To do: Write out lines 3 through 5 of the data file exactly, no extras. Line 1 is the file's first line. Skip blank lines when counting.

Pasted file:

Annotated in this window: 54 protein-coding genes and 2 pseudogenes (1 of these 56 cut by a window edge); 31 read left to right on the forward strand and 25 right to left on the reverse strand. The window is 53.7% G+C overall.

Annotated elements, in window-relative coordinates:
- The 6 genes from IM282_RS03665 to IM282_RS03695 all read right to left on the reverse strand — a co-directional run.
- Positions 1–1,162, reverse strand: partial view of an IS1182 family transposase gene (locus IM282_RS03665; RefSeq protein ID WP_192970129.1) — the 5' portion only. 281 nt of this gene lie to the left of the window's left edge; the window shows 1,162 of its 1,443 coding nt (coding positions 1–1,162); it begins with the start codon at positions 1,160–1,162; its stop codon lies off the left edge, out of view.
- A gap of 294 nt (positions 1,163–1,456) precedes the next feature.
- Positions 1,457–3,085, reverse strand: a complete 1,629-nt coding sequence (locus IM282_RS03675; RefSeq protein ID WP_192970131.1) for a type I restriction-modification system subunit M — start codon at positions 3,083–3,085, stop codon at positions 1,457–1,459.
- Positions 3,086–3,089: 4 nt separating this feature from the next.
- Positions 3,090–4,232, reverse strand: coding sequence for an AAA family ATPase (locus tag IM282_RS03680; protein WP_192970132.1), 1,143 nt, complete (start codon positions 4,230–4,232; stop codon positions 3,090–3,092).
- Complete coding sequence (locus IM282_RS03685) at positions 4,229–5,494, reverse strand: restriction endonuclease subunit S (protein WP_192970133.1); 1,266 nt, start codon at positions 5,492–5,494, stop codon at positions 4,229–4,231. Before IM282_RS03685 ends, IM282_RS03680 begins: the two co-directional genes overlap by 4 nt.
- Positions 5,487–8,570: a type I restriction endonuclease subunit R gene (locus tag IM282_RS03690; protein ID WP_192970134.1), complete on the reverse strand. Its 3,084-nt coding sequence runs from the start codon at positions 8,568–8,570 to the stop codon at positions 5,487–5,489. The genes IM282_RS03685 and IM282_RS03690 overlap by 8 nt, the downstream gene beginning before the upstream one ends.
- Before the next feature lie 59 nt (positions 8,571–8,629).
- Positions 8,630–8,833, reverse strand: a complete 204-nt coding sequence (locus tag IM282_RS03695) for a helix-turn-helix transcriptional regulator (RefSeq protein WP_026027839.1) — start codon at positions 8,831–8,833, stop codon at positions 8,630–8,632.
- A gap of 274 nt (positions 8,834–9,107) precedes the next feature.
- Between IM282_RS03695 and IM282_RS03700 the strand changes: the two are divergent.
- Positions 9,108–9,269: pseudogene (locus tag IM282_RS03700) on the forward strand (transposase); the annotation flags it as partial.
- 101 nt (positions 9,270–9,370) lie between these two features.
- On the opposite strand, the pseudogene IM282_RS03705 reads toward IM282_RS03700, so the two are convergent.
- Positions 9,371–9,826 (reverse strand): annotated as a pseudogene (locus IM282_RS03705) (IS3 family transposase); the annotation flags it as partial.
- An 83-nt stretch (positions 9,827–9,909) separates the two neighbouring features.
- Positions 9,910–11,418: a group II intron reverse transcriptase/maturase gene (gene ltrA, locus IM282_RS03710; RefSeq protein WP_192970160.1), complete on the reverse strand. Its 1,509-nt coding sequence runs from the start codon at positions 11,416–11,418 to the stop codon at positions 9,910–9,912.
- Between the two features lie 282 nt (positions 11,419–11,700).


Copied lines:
- The 6 genes from IM282_RS03665 to IM282_RS03695 all read right to left on the reverse strand — a co-directional run.
- Positions 1–1,162, reverse strand: partial view of an IS1182 family transposase gene (locus IM282_RS03665; RefSeq protein ID WP_192970129.1) — the 5' portion only. 281 nt of this gene lie to the left of the window's left edge; the window shows 1,162 of its 1,443 coding nt (coding positions 1–1,162); it begins with the start codon at positions 1,160–1,162; its stop codon lies off the left edge, out of view.
- A gap of 294 nt (positions 1,163–1,456) precedes the next feature.